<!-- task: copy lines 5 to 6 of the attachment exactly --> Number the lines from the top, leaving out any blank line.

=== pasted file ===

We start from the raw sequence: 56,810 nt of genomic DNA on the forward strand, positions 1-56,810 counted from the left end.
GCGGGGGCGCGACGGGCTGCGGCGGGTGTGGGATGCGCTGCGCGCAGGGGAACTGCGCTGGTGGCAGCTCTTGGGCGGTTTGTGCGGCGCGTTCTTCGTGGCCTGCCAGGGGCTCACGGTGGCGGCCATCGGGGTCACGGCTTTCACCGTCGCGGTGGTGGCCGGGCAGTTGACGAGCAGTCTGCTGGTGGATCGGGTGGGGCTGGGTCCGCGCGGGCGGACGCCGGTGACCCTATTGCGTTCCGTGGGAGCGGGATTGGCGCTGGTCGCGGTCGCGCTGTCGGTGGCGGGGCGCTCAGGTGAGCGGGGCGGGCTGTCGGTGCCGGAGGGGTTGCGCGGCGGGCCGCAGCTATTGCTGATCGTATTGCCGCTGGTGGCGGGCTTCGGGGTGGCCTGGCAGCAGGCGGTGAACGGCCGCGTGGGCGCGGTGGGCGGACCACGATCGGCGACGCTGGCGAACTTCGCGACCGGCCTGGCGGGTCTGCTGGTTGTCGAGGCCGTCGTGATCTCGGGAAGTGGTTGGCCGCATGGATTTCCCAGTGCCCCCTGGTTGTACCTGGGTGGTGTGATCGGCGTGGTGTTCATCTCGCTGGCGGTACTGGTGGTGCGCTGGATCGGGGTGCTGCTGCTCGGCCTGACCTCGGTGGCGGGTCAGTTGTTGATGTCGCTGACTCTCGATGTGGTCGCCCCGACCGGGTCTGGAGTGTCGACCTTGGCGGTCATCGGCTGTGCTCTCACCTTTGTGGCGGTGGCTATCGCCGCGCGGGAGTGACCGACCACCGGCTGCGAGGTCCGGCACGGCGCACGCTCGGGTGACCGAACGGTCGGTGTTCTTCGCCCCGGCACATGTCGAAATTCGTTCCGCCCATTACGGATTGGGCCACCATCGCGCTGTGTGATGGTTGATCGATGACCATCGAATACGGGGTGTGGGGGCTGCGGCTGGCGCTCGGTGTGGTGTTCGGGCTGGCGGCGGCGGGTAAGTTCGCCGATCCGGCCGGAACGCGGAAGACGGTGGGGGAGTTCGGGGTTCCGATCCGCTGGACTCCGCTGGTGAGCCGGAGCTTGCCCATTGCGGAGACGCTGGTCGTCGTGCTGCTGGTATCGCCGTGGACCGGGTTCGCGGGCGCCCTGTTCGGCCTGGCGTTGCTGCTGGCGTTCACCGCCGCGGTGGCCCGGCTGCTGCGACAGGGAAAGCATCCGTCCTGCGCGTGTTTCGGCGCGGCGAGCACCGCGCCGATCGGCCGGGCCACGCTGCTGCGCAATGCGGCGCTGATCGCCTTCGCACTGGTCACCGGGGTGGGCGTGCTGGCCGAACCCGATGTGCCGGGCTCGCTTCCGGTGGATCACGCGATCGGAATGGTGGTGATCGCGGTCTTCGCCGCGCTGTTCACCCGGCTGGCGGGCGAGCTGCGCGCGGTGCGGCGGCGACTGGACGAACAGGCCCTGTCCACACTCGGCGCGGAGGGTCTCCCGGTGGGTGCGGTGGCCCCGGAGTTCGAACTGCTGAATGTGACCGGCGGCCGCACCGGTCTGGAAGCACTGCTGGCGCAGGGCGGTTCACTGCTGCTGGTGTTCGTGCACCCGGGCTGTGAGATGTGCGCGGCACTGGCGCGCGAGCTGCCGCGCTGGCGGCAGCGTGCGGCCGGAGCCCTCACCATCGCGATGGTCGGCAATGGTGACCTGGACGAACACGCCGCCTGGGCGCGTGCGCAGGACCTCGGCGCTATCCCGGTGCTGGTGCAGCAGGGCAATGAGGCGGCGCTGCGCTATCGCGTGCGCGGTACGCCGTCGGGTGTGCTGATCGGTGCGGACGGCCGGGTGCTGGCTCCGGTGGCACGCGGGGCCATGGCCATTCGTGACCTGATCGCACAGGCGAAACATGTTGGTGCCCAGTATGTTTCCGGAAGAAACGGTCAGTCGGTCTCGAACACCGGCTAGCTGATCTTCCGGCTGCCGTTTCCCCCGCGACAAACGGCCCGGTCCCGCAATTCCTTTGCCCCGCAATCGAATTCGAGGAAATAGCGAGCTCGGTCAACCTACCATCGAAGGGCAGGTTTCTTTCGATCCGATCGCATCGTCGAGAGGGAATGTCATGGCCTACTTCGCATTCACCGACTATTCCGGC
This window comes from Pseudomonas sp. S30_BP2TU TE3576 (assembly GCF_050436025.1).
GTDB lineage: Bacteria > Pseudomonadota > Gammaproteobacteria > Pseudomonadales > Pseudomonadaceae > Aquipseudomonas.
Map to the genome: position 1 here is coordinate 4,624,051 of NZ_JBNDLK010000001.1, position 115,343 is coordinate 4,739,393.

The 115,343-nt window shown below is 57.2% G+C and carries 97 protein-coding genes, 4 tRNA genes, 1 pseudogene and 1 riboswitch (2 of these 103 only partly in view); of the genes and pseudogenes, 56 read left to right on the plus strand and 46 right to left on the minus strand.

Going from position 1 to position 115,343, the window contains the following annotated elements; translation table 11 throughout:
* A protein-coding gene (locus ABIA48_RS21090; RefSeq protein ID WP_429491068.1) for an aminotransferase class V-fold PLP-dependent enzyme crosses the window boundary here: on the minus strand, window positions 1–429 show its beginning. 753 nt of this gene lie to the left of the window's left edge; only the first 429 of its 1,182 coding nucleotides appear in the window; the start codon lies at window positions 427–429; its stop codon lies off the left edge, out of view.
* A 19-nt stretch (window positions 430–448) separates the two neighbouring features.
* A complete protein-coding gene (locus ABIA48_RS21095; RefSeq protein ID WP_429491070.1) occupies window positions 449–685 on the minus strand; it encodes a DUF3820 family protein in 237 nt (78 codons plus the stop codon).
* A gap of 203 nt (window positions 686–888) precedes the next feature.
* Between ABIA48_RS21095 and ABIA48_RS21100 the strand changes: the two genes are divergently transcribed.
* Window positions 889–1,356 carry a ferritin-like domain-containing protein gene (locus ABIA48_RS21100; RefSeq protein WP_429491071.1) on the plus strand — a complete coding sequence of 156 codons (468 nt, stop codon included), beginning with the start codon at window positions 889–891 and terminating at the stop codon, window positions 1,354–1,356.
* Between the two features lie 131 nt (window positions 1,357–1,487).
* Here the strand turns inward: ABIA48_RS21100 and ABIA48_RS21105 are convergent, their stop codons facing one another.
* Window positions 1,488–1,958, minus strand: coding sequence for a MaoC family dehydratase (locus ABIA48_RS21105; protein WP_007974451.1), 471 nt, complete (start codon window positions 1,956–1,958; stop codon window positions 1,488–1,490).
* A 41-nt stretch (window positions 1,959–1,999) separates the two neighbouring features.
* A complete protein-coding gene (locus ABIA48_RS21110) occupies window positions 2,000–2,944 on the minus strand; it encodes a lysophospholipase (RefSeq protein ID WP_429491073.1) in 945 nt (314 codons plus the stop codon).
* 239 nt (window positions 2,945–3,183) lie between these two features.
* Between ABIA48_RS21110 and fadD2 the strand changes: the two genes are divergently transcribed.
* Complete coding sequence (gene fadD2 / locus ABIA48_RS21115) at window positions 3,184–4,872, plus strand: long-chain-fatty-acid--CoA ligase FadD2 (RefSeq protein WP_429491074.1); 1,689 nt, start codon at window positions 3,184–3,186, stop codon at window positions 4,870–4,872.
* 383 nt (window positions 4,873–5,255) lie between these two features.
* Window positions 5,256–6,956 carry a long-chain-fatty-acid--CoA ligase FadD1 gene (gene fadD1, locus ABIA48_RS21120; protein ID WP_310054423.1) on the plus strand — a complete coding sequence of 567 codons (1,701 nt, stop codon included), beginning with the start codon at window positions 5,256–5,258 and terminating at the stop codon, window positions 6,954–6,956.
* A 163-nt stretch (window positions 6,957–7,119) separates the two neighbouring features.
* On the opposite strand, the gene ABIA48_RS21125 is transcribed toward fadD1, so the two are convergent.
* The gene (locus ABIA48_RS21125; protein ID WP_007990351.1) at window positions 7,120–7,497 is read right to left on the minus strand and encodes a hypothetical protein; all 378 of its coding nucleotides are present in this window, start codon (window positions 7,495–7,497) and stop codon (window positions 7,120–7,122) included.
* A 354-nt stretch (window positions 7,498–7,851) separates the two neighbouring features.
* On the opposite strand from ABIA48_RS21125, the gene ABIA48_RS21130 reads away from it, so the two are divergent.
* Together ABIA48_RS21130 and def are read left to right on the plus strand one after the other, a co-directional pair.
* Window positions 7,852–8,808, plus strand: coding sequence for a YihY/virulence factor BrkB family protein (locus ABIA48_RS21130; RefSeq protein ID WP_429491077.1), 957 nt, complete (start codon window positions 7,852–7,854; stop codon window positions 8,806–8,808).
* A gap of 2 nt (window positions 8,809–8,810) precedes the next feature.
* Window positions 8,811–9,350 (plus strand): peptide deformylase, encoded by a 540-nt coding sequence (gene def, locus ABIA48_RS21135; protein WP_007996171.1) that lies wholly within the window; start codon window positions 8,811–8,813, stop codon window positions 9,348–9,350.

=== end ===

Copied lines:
Map to the genome: position 1 here is coordinate 4,624,051 of NZ_JBNDLK010000001.1, position 115,343 is coordinate 4,739,393.

The 115,343-nt window shown below is 57.2% G+C and carries 97 protein-coding genes, 4 tRNA genes, 1 pseudogene and 1 riboswitch (2 of these 103 only partly in view); of the genes and pseudogenes, 56 read left to right on the plus strand and 46 right to left on the minus strand.